One of my dear clients came in for her review earlier this week. We started the meeting off as we usually do, addressing any questions the client may have.
The question she asked kind of caught me off guard. She said, “Marc, what can you tell me about how people you work with are spending their golden years?"
Well of course I’d heard the term “golden years” before, but I had never spent much time thinking about what it actually meant. I asked, “what do you mean when you say golden years?”
“You know”, she replied, “that period of time where you have enough money to live comfortably and are still healthy enough to do whatever you want. That really can’t be more than five or 10 years.”
After I understood what she meant, it got me thinking. I think there are three components to a truly happy retirement, and the choices people make during the years when all three of these components align can truly make some years feel “golden."
The first component is financial. Now when I say financial it doesn’t just mean how much money is in the portfolio. Financial decision making is complicated, and when these complicated decisions come into a healthy alignment life can become very enjoyable. Some families will have saved for many years to build an investment portfolio that provides absolute freedom and security, but other families may be satisfied living a more modest lifestyle, taking pride in their frugality. Still others may have benefited from a having a pension income, and others still by working to an older age, finding fulfillment in providing value to others through employment or small business.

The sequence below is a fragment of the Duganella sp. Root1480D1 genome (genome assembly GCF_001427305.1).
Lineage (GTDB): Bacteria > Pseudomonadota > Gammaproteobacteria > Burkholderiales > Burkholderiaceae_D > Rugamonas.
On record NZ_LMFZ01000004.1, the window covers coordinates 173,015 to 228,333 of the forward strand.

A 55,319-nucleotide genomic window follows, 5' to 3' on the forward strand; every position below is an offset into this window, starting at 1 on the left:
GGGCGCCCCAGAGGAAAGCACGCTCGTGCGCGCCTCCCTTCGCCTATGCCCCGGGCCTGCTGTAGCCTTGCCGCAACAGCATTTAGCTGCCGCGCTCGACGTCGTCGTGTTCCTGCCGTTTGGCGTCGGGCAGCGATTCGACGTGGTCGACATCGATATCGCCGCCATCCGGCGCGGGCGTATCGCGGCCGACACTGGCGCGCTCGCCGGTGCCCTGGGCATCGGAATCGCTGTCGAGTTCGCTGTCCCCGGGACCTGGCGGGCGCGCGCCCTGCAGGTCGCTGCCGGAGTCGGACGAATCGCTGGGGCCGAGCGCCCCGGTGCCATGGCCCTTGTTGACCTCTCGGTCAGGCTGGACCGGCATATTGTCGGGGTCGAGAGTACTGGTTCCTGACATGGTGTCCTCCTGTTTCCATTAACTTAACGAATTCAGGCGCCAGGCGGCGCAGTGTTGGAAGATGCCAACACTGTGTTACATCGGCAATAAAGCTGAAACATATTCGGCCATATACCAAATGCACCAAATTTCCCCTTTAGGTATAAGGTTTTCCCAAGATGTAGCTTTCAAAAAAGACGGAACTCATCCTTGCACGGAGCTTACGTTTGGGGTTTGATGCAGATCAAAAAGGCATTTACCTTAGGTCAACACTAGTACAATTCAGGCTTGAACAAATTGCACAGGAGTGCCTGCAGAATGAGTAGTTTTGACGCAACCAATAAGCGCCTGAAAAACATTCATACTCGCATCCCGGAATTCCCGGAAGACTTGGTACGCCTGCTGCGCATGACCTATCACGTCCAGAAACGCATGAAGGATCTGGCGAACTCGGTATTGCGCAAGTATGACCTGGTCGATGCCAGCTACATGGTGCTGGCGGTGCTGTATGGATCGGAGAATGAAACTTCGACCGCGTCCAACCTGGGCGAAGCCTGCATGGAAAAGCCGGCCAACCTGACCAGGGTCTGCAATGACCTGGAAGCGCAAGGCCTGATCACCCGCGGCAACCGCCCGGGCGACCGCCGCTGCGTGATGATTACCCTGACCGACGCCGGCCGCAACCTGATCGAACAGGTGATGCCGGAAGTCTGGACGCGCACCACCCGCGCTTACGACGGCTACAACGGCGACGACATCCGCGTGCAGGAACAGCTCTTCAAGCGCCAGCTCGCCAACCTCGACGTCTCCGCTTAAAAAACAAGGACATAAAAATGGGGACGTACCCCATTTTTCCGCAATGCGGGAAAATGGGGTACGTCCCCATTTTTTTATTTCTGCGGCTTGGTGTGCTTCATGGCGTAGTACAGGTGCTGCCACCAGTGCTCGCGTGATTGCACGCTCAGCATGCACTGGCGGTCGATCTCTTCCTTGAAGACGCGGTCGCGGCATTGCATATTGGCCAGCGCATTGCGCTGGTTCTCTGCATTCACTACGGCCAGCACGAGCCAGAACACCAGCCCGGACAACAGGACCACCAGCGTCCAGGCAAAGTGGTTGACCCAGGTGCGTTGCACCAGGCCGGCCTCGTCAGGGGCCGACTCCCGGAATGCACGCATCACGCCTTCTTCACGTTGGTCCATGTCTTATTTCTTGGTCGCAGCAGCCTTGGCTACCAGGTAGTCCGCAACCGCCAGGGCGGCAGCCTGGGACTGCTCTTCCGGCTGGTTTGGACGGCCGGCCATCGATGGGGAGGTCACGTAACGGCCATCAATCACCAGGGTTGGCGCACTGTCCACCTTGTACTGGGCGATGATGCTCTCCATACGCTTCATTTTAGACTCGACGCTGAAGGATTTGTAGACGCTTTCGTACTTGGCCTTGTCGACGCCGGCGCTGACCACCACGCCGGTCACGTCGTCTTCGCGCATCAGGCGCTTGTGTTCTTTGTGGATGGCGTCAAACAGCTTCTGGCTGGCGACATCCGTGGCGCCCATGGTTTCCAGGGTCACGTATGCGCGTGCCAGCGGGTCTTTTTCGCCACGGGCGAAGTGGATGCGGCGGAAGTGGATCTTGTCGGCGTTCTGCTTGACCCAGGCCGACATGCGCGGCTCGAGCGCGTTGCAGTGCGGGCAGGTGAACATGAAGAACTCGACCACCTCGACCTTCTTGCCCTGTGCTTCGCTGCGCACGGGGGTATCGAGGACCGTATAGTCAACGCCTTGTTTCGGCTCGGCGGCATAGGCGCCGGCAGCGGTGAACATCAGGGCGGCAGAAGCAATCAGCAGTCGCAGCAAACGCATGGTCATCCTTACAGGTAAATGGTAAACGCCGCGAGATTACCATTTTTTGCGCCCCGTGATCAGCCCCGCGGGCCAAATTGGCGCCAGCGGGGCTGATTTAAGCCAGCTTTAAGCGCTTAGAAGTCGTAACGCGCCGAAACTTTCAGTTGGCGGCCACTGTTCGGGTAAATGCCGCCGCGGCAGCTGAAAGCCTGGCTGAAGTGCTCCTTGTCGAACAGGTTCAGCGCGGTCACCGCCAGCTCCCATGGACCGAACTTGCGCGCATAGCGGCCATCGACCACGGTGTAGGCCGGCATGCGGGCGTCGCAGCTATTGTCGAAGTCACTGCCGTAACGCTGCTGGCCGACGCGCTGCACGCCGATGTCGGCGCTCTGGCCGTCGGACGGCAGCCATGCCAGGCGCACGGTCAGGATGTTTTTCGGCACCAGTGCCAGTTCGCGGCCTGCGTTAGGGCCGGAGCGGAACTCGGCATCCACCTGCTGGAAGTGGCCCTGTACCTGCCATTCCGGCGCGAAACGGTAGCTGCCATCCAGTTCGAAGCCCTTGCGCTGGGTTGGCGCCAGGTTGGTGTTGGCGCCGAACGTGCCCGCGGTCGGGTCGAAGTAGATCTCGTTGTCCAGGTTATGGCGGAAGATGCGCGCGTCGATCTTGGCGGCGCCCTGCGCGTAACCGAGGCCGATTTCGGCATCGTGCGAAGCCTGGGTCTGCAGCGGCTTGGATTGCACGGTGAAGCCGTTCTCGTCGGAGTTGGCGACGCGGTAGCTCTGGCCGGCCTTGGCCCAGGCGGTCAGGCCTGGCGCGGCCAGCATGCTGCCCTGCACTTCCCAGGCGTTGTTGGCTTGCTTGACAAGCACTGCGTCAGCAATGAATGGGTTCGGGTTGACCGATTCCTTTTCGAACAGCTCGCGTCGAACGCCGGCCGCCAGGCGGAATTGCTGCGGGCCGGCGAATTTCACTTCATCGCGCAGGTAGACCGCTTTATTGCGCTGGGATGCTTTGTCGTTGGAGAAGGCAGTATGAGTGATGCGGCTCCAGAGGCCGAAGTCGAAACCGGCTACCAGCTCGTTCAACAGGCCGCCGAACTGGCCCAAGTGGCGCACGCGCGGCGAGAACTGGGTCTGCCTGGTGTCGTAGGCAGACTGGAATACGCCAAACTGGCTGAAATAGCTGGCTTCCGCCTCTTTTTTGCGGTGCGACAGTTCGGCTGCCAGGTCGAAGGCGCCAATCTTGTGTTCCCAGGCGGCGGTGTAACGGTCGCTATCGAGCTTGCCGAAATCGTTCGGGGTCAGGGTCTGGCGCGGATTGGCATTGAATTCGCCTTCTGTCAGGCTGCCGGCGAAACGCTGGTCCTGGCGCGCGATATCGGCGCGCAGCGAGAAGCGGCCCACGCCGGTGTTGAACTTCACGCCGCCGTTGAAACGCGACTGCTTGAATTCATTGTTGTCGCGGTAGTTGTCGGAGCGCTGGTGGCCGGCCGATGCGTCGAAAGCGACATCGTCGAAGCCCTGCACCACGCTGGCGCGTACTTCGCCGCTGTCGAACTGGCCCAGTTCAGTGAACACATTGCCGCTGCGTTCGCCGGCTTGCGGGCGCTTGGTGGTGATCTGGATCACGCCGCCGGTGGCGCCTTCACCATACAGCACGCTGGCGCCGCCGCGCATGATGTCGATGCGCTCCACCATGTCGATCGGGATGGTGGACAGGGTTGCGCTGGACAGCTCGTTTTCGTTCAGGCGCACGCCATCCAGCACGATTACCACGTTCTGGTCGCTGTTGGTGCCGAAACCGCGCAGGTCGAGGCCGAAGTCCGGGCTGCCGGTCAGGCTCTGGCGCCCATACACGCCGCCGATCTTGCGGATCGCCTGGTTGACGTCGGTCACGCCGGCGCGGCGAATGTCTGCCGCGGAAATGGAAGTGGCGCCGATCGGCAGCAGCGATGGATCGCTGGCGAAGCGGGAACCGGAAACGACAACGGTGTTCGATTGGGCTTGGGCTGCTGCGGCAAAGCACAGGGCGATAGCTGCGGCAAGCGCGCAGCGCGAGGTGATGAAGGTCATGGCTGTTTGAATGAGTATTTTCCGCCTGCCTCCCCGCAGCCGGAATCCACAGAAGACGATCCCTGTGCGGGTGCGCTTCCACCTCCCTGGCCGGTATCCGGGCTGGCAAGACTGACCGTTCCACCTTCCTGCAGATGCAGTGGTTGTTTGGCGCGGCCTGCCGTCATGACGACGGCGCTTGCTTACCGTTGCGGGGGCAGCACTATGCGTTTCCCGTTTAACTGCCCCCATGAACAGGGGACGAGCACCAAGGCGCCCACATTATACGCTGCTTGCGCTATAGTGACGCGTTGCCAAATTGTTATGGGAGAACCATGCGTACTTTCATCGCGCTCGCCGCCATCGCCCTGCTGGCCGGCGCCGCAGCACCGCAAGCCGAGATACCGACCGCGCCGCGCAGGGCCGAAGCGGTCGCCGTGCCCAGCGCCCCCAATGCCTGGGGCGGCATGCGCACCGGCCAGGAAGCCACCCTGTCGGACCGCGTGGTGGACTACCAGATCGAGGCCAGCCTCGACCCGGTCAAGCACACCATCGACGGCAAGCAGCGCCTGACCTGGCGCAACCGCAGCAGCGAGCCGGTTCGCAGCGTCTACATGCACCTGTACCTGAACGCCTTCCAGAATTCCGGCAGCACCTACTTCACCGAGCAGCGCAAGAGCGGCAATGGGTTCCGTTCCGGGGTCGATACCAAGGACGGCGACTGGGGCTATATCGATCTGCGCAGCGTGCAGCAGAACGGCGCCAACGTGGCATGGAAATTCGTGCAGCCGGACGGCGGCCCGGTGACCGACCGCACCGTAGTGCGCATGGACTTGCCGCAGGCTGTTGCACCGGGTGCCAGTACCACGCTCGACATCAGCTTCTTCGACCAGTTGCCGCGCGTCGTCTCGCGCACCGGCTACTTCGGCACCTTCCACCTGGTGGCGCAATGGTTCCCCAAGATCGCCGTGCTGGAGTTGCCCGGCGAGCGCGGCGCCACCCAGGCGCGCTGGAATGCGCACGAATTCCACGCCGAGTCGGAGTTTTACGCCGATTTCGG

In my experience it doesn’t necessarily matter which method of financial security is adopted, and many families use a combination of strategies to fund a retirement, but when the method of obtaining an adequate and comfortable income is commensurate with the desired effort to obtain the income then finances can become balanced.
The second component is health. What I’ve observed in the health realm is its not entirely about being free of medical concerns, or being totally fit. True health involves an understanding of limitations, an appreciation of relationships and maintaining the ability to physically do what one wants to do, whatever that may be. In this regard, the definition of health can vary widely from person to person, but one of the strongest factors in being healthy is a simple acceptance of one’s physical and emotional state of being.
The third component is the control of time. To do what one wants to do, when one wants to do it, for as short or long as is desired. Perhaps no other factor defines retirement as much as control over one’s own time. This doesn’t necessarily always mean no job, it certainly doesn’t mean no obligations, but what it does mean there is enough time between jobs and obligations to find fulfillment in pursuits of one’s own choosing on a regular basis.
When these three components become aligned, I’ve observed that life really can seem to become golden. I’ve had the privilege of experiencing many friends and clients navigate these golden years, and each person’s journey is unique. Not every individual will reach this period in life, but the good news is I’ve observed that when the golden years truly are reached, they very often last much longer than five or 10 years. Happy Thanksgiving.